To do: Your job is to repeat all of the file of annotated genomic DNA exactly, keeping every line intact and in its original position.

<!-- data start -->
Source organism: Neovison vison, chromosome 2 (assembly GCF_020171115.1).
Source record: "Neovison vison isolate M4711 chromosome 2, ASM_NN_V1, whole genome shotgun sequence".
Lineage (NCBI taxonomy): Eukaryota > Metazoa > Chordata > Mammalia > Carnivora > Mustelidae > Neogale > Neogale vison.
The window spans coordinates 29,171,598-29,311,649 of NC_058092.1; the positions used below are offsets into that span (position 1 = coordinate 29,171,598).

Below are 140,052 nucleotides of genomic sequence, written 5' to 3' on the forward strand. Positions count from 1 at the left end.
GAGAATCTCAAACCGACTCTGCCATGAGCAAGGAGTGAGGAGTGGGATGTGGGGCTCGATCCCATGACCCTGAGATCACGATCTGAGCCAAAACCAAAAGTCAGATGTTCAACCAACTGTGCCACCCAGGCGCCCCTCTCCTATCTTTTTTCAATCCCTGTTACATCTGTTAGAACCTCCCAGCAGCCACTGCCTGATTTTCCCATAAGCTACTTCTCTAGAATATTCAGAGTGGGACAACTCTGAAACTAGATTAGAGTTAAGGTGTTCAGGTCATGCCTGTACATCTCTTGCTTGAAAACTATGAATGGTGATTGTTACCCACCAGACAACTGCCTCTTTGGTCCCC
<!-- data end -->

Source organism: Neovison vison, chromosome 2 (assembly GCF_020171115.1).
Source record: "Neovison vison isolate M4711 chromosome 2, ASM_NN_V1, whole genome shotgun sequence".
Lineage (NCBI taxonomy): Eukaryota > Metazoa > Chordata > Mammalia > Carnivora > Mustelidae > Neogale > Neogale vison.
The window spans coordinates 29,171,598-29,311,649 of NC_058092.1; the positions used below are offsets into that span (position 1 = coordinate 29,171,598).

Below are 140,052 nucleotides of genomic sequence, written 5' to 3' on the forward strand. Positions count from 1 at the left end.
GAGAATCTCAAACCGACTCTGCCATGAGCAAGGAGTGAGGAGTGGGATGTGGGGCTCGATCCCATGACCCTGAGATCACGATCTGAGCCAAAACCAAAAGTCAGATGTTCAACCAACTGTGCCACCCAGGCGCCCCTCTCCTATCTTTTTTCAATCCCTGTTACATCTGTTAGAACCTCCCAGCAGCCACTGCCTGATTTTCCCATAAGCTACTTCTCTAGAATATTCAGAGTGGGACAACTCTGAAACTAGATTAGAGTTAAGGTGTTCAGGTCATGCCTGTACATCTCTTGCTTGAAAACTATGAATGGTGATTGTTACCCACCAGACAACTGCCTCTTTGGTCCCC